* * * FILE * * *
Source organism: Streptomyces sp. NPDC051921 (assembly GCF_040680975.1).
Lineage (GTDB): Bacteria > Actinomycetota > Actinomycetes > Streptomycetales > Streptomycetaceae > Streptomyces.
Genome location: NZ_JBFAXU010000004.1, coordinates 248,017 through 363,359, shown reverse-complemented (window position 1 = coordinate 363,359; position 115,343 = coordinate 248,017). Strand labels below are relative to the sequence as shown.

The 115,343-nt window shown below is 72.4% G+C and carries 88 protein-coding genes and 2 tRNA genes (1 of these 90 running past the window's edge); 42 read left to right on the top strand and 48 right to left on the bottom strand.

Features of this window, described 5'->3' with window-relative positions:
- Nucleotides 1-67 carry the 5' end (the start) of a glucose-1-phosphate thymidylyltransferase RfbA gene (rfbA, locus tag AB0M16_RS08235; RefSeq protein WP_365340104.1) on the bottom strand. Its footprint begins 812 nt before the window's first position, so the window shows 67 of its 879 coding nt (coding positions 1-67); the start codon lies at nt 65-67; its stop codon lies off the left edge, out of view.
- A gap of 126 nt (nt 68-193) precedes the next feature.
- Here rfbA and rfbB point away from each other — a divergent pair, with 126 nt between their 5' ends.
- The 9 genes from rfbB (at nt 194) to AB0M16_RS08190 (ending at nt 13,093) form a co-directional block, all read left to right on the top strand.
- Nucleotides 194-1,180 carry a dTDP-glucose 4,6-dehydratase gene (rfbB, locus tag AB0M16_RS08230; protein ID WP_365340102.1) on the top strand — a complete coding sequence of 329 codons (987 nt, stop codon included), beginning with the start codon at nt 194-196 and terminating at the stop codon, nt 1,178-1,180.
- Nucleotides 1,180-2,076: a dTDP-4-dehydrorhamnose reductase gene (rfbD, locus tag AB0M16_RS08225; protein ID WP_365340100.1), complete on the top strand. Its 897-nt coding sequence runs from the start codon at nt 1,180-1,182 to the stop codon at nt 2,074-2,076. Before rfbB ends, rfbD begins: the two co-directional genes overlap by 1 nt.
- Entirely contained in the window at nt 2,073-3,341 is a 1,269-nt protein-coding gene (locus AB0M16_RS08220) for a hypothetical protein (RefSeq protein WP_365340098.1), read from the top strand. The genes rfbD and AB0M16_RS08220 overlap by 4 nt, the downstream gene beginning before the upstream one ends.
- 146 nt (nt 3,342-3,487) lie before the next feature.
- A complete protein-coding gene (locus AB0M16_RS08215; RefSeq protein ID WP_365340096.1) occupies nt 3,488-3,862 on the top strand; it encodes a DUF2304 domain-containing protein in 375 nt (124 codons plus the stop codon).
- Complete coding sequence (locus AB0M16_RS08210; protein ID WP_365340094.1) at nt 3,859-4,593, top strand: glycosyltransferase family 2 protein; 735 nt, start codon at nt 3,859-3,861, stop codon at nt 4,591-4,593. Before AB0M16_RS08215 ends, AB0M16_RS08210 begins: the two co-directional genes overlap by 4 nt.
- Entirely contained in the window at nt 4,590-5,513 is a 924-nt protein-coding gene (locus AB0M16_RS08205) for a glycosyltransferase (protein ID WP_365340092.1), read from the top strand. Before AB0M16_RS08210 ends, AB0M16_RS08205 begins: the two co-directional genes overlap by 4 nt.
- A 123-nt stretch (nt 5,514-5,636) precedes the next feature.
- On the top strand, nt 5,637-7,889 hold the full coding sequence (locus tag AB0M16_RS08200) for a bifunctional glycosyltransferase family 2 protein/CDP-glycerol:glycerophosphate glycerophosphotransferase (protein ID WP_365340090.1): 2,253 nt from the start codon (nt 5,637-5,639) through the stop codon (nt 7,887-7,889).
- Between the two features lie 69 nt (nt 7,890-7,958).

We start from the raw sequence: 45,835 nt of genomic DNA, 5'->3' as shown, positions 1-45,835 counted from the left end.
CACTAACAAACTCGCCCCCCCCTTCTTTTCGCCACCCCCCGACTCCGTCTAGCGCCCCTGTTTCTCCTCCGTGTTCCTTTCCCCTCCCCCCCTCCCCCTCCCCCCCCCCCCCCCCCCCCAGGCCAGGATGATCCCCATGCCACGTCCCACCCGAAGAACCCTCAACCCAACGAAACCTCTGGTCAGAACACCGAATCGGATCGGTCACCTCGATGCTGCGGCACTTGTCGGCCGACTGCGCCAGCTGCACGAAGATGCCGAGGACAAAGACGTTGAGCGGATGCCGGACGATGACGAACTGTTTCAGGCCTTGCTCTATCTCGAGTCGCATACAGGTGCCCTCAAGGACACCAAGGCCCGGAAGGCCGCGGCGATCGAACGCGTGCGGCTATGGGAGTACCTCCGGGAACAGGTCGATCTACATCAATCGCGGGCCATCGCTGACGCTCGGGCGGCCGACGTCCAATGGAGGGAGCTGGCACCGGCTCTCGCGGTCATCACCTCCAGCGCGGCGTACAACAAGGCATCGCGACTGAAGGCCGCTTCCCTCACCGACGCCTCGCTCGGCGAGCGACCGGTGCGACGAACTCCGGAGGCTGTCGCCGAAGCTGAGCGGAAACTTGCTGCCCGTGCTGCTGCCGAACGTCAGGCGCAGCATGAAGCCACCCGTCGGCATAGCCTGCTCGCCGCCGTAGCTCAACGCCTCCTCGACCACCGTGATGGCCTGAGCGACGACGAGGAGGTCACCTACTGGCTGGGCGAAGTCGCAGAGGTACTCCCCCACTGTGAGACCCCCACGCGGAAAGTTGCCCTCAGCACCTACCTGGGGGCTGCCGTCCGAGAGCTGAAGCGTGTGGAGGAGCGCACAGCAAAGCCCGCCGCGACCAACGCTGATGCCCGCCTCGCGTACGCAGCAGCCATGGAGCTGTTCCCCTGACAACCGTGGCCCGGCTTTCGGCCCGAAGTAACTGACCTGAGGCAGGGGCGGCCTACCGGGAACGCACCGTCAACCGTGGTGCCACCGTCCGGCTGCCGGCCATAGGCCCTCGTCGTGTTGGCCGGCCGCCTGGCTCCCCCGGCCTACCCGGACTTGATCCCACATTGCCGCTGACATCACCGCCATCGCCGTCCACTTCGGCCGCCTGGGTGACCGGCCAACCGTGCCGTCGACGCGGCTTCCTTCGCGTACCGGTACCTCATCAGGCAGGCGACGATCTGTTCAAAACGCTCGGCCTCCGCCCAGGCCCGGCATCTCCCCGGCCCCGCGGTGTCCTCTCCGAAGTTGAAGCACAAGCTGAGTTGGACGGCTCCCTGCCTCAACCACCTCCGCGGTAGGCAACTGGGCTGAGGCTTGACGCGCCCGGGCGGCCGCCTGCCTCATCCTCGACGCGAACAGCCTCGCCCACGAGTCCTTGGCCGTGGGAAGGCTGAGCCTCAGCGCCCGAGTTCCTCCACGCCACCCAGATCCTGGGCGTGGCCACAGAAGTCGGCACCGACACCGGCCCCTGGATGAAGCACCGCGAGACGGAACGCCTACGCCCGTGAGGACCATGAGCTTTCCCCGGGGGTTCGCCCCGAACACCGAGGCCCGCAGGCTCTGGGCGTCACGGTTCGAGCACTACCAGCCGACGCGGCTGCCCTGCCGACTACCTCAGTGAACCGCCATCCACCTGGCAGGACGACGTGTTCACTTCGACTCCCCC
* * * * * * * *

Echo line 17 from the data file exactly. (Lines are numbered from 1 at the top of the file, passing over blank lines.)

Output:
- A 123-nt stretch (nt 5,514-5,636) precedes the next feature.